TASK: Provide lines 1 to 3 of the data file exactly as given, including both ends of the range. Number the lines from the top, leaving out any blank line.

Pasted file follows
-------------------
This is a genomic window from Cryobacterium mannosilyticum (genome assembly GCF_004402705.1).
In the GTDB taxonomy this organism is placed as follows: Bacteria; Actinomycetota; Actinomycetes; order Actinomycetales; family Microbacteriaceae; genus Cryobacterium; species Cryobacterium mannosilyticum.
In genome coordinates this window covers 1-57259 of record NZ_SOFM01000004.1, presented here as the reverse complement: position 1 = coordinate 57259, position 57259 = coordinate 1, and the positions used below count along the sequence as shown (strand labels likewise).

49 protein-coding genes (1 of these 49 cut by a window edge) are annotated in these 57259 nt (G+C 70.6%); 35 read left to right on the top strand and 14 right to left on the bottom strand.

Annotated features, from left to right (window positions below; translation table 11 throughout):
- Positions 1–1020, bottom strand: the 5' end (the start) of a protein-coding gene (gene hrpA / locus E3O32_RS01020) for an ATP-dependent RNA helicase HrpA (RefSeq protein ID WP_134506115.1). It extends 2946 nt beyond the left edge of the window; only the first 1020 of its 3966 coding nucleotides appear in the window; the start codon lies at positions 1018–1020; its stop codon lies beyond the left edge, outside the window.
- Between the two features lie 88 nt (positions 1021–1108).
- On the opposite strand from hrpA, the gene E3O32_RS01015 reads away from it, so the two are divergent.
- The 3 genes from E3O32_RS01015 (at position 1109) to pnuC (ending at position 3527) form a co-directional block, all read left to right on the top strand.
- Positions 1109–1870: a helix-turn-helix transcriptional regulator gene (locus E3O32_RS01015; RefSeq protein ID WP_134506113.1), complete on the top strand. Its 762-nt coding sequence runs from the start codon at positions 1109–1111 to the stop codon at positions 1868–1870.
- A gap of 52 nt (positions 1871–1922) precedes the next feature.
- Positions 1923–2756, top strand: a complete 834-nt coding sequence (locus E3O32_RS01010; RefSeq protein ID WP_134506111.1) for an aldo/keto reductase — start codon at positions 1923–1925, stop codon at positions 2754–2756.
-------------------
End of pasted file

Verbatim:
This is a genomic window from Cryobacterium mannosilyticum (genome assembly GCF_004402705.1).
In the GTDB taxonomy this organism is placed as follows: Bacteria; Actinomycetota; Actinomycetes; order Actinomycetales; family Microbacteriaceae; genus Cryobacterium; species Cryobacterium mannosilyticum.
In genome coordinates this window covers 1-57259 of record NZ_SOFM01000004.1, presented here as the reverse complement: position 1 = coordinate 57259, position 57259 = coordinate 1, and the positions used below count along the sequence as shown (strand labels likewise).